I suspect that we’ve all sat through so many unproductive meetings that I don’t even need to describe them, so let’s just summarize the three biggest problems they cause:
- They rob us of our most precious resource – our time.
- They reduce or even prevent productivity.
- They sap our souls of inspiration and creativity, replacing them with frustration and cynicism.
It doesn’t have to be that way. A good meeting is a productive meeting. New ideas emerge. Decisions get made. Concrete plans are formulated. Next steps are clear. Nobody’s time is wasted. Everyone is glad they joined.
Sounds like fiction, but it’s not.
Here are five simple things every meeting host in your organization – starting with you – can do to make each meeting mean something:
5 Simple Steps to Plan a More Productive Meeting
Have a Clear Purpose.
Know why you’re meeting before you meet. It sounds stunningly obvious, and yet, we’ve all been in meetings where the purpose was unclear or unknown. Write down a purpose statement for every meeting in advance. Sounds extreme, but it’s not. It’s a must. Share your meeting purpose statement with participants right off the top (or even before the meeting so they know what to expect). There should be no ambiguity about why you’re there.
Have a Clear Product.
Know what you want to walk out of the meeting with. Just like the purpose statement, you should produce a written summary with your desired meeting product(s) and share it with participants at the top of the meeting. There should be no ambiguity about exactly what you’ll accomplish in your limited time together.
One of our favorite trainers and meeting facilitators, Michael Wilkinson of Leadership Strategies, coaches his trainees to think about “heads, hearts and hands.” Here are a few starter questions to help you identify your desired meeting products:
- Head – What do you want participants to know or understand when they leave the meeting? What decision(s) will have been made? What new information or ideas will have been generated?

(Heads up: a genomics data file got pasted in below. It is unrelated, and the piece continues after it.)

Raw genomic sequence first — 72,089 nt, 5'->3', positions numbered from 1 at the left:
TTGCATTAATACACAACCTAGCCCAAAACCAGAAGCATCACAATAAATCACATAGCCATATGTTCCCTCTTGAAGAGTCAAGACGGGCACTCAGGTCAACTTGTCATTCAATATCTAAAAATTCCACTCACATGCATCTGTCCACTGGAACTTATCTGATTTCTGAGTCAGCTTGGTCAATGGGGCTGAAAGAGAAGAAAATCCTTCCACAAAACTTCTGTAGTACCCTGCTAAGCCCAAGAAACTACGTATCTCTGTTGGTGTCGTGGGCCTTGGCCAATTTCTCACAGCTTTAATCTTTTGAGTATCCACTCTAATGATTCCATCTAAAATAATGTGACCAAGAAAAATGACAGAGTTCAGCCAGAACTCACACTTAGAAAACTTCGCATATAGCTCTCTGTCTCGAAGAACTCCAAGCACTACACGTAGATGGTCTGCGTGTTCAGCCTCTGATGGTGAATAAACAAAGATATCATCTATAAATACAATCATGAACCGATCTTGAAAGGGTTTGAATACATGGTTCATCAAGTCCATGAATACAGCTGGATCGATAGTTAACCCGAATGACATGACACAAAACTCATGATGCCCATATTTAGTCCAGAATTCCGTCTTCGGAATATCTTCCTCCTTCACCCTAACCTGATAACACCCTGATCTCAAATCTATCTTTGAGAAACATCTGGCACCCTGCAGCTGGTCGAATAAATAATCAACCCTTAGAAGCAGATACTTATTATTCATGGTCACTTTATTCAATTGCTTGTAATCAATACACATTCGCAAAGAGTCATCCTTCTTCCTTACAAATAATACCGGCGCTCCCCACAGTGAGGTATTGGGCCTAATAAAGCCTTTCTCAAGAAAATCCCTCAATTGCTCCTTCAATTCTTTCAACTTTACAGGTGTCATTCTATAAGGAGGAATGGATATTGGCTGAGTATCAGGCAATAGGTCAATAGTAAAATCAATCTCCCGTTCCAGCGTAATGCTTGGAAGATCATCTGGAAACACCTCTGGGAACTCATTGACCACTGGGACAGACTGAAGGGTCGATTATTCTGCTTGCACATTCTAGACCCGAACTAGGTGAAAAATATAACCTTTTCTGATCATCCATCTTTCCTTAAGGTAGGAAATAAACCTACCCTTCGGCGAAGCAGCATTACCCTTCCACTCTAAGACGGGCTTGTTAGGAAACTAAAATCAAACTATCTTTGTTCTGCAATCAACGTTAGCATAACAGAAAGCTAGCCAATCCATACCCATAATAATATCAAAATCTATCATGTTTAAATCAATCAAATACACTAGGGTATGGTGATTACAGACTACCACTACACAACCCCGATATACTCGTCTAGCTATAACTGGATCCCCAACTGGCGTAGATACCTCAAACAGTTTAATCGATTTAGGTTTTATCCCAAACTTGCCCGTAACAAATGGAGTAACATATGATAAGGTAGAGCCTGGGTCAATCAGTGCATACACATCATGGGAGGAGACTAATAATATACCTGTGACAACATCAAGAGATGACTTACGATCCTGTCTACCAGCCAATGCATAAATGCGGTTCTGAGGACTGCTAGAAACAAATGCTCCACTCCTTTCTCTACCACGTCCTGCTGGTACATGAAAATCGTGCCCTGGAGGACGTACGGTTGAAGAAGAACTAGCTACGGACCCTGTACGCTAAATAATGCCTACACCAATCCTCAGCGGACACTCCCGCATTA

- Heart – How do you want participants to feel about the topic (or even your organization, department, etc.) when the meeting is over?
- Hands – What tangible work products do you want participants to possess when they leave the meeting? It could be a list of action items and assignments. It could be a new idea to test. It could be a set of stakeholders to contact. You get the idea.
Have a Plan
Know how you will accomplish the meeting’s objectives. This is the number one barrier to good meetings. I’m not talking about an agenda. Lots of terrible meetings have those. I’m talking about a written meeting plan – developed well in advance – that carves up the meeting time into specific, time-bounded, guided conversations, often including specific exercises the group will complete in the room. So instead of a 60-minute “conversation” with a “loose agenda,” which often ends (late) with little to show for the invested time, your meeting plan will ensure participants deliver the desired meeting products.
Have a Dedicated Facilitator
Know who will be responsible for executing the meeting plan. It can be you, but it doesn’t have to be you. In some cases, it’s better if it’s not you, so you can be a contributing participant vs. meeting facilitator. Either way, the facilitator’s only role in the meeting should be to make sure the meeting goes according to plan, ends on time and achieves the desired meeting products. The more complex the meeting topic and objectives are, the more seasoned a facilitator you’ll need. But even an inexperienced facilitator is better than no facilitator at all.
Have Next Steps
These should be written down, assigned to the right people and distributed immediately after the meeting, along with the next checkpoint date if another gathering is required to maintain progress. Without written and assigned action items, within a few days it will be as if the meeting never happened, and you’ll need another meeting just to get back to where you ended the last one. Nobody wants that.
Don’t take my word for any of this. Try these five techniques just once and see what a difference they make. You’ll never want to go back.
If you don’t want to go it alone, and you need help planning an important gathering of stakeholders, contact us. Our team of facilitators would be happy to share more tips or help you plan and facilitate the meeting itself.
Our facilitators have designed and led hundreds of high-stakes workshops with organizations of all shapes and sizes, but no matter how complex the situation, our assignment – and yours, should you choose to accept it – remains simple: to make your next gathering of important stakeholders the most productive meeting they have ever attended.